The thing about agriculture and food plots on public land is that they are magnets for hunting pressure. I have killed a few deer over the years on opening weekend on these types of spots in various states, but this usually involved getting away from the crowds, or extremely hot weather that shut down most hunters.
A general rule I have is that if it looks too dreamy, it’s probably a lost cause. And then there is the issue of not having any of the typical destination food sources on your chosen chunk of ground. This is a big-woods hunter’s dilemma, but can also be found in ag-heavy states like Nebraska, where if the ground can be farmed, it will be — but it will also most likely be private.
This, as you can imagine, also changes the scouting game. Instead of sitting back with a spotting scope and watching bachelor groups, or hanging a few cameras on the edge of a beanfield, you’ve got to approach summer scouting differently. The first task is to take inventory of all the potential food sources that provide more than browse.
This might be the state-planted ag field on the public land, or more likely it will be the lush alfalfa field a half-mile away on land that is off limits. In the big woods, it might be the sole hayfield within three sections, or it might just be a fresh clearcut.
Aerial photography is the simplest way to narrow down the options for groceries. Look not only at the ground you hunt but the properties around it as well. Public land often lacks the calories deer are looking for, but it rarely lacks bedding areas. This means that they might call the public dirt home base while traveling to and from a distant (private) food source.
Walk, Look, Drive, Wonder
Just seeing the neighbor’s fields doesn’t do you much good until you get out in the summer and take a walk. You want to know not only what’s growing nearby but how deer will access those spots. That matters a lot, and it allows you the chance to piece together a plan.
For influential food sources that you can’t see from inside the public land you’re hunting, figure out if you can see them from a road. I’ve got a spot in northern Wisconsin that consists of hundreds of acres of timber, but in one spot it borders a small field. The back of the field, which is closest to the public, is a place I always make a point to look at a few times in the summer. I might see half of the bucks in a whole section there on any given night, just by creeping along a public road. It’s not my favorite way to scout, but it tells me an awful lot about what’s living there.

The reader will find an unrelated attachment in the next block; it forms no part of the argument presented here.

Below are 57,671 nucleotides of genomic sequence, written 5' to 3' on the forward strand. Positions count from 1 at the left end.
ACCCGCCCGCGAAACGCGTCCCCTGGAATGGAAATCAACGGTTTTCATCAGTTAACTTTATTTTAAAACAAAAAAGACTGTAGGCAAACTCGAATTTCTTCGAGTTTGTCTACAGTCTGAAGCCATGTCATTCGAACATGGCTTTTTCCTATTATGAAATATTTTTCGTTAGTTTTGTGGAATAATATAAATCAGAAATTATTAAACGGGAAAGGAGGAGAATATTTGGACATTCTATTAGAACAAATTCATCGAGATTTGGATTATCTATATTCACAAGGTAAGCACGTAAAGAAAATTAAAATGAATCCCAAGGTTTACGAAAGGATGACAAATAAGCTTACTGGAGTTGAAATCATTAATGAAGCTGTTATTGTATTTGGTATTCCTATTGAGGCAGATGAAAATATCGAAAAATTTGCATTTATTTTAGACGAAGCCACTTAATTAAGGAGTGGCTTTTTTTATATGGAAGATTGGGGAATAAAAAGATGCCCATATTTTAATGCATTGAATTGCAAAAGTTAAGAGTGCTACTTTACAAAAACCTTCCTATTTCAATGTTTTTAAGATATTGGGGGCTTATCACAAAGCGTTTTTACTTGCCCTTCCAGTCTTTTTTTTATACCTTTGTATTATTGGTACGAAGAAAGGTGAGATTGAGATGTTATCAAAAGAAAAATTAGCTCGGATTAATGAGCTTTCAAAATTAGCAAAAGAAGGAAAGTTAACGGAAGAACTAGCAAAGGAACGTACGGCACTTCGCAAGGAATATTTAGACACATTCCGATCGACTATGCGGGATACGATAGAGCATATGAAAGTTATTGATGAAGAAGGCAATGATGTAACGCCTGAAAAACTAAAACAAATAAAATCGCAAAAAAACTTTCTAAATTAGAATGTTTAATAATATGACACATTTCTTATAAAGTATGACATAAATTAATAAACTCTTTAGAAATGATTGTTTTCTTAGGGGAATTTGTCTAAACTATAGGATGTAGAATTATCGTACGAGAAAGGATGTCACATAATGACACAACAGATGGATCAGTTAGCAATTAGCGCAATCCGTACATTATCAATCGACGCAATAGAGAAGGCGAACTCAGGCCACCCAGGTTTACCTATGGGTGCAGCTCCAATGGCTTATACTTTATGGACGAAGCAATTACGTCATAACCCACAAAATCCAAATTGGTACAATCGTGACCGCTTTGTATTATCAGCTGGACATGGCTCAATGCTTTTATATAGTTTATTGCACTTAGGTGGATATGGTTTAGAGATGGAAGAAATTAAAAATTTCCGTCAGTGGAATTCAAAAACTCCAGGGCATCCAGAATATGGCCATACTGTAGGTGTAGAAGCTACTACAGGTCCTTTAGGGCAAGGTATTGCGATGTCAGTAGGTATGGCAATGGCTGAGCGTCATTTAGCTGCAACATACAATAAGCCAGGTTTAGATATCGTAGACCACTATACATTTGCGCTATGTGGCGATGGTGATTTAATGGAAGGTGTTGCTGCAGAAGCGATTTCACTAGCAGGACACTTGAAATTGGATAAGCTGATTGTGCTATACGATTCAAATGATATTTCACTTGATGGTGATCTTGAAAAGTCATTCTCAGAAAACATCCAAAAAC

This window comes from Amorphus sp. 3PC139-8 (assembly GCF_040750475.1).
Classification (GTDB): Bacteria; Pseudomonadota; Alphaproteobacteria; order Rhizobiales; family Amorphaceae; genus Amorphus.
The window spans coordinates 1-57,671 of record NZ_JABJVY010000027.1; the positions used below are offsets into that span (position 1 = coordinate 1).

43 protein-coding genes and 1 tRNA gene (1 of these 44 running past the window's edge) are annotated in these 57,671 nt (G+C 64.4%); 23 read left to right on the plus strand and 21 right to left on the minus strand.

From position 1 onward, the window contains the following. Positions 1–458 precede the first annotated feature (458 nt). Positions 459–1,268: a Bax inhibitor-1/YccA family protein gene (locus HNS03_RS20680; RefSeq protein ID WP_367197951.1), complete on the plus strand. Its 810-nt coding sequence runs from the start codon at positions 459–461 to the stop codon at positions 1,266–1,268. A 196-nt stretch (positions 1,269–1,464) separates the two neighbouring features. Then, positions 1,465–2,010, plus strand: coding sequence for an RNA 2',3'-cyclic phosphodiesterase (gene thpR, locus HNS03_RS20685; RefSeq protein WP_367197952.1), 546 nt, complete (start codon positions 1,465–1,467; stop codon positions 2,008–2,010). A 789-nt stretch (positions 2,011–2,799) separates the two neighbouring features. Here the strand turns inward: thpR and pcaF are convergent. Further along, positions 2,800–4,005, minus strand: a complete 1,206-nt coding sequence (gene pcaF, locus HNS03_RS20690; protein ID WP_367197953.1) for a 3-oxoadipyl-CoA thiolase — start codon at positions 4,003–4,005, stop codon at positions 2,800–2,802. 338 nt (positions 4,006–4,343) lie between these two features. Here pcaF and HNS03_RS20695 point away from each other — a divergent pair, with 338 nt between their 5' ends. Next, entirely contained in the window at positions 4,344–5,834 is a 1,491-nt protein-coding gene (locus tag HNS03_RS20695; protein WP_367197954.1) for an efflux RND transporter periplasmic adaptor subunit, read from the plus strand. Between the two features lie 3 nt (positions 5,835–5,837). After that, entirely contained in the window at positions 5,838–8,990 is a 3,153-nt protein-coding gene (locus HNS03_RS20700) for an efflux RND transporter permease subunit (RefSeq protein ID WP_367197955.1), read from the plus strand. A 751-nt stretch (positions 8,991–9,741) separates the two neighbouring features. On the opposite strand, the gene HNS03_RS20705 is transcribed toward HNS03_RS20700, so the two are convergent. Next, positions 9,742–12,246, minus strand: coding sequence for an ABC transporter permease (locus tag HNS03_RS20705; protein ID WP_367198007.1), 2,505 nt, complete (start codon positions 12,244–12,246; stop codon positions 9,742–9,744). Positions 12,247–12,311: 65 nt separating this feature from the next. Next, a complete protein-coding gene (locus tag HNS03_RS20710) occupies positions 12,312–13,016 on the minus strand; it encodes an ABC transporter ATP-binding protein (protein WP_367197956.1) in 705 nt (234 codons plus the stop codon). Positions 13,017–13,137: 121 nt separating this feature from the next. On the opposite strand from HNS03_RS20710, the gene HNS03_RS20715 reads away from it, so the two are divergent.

It also helps me build a plan for when I get out and burn some boot leather. If I know where the deer are likely to head to, I can figure out how to catch them staging in the morning or evening. This is a good strategy for private land, and an absolute killer strategy for heavily hunted public dirt.
The main goal of this type of scouting is to answer the simple question of where deer are likely to start from, where they’ll end up, and how they’ll travel between both spots. It really is that simple.
Nothing has changed how we scout like trail cameras, but a lot of hunters use them to confirm what they already know. For the public-land hunter, trail cameras should be used to actually scout and answer some questions.
If you’ve got a few potential destination food sources figured out in the surrounding area, start trying to map out individual travel routes. Now, it’s obvious that in a lot of places, July bucks are not November bucks. When they are bachelored-up, they might be doing something different from what they will be doing come bow season — but not all of them.
Hanging cameras on trails in the cover to figure out what is walking where, is a good way to eliminate dead spots and hopefully key into the daily habits of a good buck. Even if I only get a picture every two weeks of a velvet buck heading to, or coming back from a food source, I feel like I’m ahead of the game. If he’s mature and uses a trail with any level of consistency, then you’re dialing ever so slightly into his preferences.
This strategy also works for big-woods deer that might not live within 20 miles of a field. Clearcut edges, swamp crossings, and other question-mark areas might clue you in to how a buck goes from his favorite bedding island to his favorite meadow, or maybe to a spot that offers up some seasonal mast. This kind of trail-camera work is boring and often unproductive as far as filling up SD cards with pictures of monster bucks, but it’s valuable.
And when combined with a strategy to identify all potential nearby food sources, it can allow you to get some real deer work done in the months when it might feel somewhat hopeless for the public-land hunter.
Scouting Essentials: Easy Camera Recon
Cellular trail cameras are insanely addictive and can prove to be a huge asset in certain areas. Unfortunately, they are generally pretty expensive as well.
Luckily for us, Moultrie has decided that it’s not only the caviar munchers and the one-percenters who should get deer images sent right to their phones. Their new XA and XV-6000 Cellular Game Cameras are $120, and allow you to access your photos, change camera settings, and monitor battery life all through the Moultrie Mobile App.
Another option is the Cuddelink Gen 2 from Cuddeback. Their daisy-chained camera system allows you to put out up to 24 cameras, all of which report back to a home camera with imagery.
The Gen 2 can be accessed via smartphone, tablet, or computer, which then allows you to view and change camera settings.
Anyone who doesn’t want to deal with cell plans but wants the best quality pictures a camera can capture, should check out Browning Trail Camera’s latest — the Strike Force HD MAX ($150).
Adjustable trigger speeds, .6-second recovery time, and the ability to capture high-res images and video make this camera an easy choice for gathering public-land recon.